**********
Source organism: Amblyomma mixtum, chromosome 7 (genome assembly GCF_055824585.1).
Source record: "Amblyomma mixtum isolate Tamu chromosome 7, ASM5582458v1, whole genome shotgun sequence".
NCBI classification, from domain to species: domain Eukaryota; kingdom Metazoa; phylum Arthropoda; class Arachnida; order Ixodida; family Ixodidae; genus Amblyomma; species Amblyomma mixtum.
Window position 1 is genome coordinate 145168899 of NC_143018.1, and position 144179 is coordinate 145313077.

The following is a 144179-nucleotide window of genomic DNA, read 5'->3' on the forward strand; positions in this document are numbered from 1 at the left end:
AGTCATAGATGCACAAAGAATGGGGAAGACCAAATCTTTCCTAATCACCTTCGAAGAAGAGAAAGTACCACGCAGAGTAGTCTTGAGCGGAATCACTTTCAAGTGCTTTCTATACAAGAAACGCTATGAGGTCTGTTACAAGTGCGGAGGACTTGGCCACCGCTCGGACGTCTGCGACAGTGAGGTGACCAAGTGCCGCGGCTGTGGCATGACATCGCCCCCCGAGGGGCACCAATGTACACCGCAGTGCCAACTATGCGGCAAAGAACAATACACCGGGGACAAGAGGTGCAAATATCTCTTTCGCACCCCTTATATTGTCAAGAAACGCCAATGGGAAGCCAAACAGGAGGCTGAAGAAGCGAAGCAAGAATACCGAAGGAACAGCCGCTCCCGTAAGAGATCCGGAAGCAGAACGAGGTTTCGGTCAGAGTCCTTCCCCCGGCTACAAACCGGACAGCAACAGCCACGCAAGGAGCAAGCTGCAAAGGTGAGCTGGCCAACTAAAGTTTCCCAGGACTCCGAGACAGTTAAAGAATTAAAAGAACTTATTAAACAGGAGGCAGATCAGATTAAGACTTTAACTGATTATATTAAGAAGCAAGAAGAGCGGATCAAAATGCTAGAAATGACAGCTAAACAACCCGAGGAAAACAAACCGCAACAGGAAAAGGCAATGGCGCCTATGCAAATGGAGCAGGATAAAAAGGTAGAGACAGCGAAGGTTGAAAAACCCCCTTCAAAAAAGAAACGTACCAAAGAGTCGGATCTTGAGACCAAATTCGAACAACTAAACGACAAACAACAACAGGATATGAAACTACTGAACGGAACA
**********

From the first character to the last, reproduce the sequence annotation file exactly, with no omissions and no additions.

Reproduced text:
Source organism: Amblyomma mixtum, chromosome 7 (genome assembly GCF_055824585.1).
Source record: "Amblyomma mixtum isolate Tamu chromosome 7, ASM5582458v1, whole genome shotgun sequence".
NCBI classification, from domain to species: domain Eukaryota; kingdom Metazoa; phylum Arthropoda; class Arachnida; order Ixodida; family Ixodidae; genus Amblyomma; species Amblyomma mixtum.
Window position 1 is genome coordinate 145168899 of NC_143018.1, and position 144179 is coordinate 145313077.

The following is a 144179-nucleotide window of genomic DNA, read 5'->3' on the forward strand; positions in this document are numbered from 1 at the left end:
AGTCATAGATGCACAAAGAATGGGGAAGACCAAATCTTTCCTAATCACCTTCGAAGAAGAGAAAGTACCACGCAGAGTAGTCTTGAGCGGAATCACTTTCAAGTGCTTTCTATACAAGAAACGCTATGAGGTCTGTTACAAGTGCGGAGGACTTGGCCACCGCTCGGACGTCTGCGACAGTGAGGTGACCAAGTGCCGCGGCTGTGGCATGACATCGCCCCCCGAGGGGCACCAATGTACACCGCAGTGCCAACTATGCGGCAAAGAACAATACACCGGGGACAAGAGGTGCAAATATCTCTTTCGCACCCCTTATATTGTCAAGAAACGCCAATGGGAAGCCAAACAGGAGGCTGAAGAAGCGAAGCAAGAATACCGAAGGAACAGCCGCTCCCGTAAGAGATCCGGAAGCAGAACGAGGTTTCGGTCAGAGTCCTTCCCCCGGCTACAAACCGGACAGCAACAGCCACGCAAGGAGCAAGCTGCAAAGGTGAGCTGGCCAACTAAAGTTTCCCAGGACTCCGAGACAGTTAAAGAATTAAAAGAACTTATTAAACAGGAGGCAGATCAGATTAAGACTTTAACTGATTATATTAAGAAGCAAGAAGAGCGGATCAAAATGCTAGAAATGACAGCTAAACAACCCGAGGAAAACAAACCGCAACAGGAAAAGGCAATGGCGCCTATGCAAATGGAGCAGGATAAAAAGGTAGAGACAGCGAAGGTTGAAAAACCCCCTTCAAAAAAGAAACGTACCAAAGAGTCGGATCTTGAGACCAAATTCGAACAACTAAACGACAAACAACAACAGGATATGAAACTACTGAACGGAACA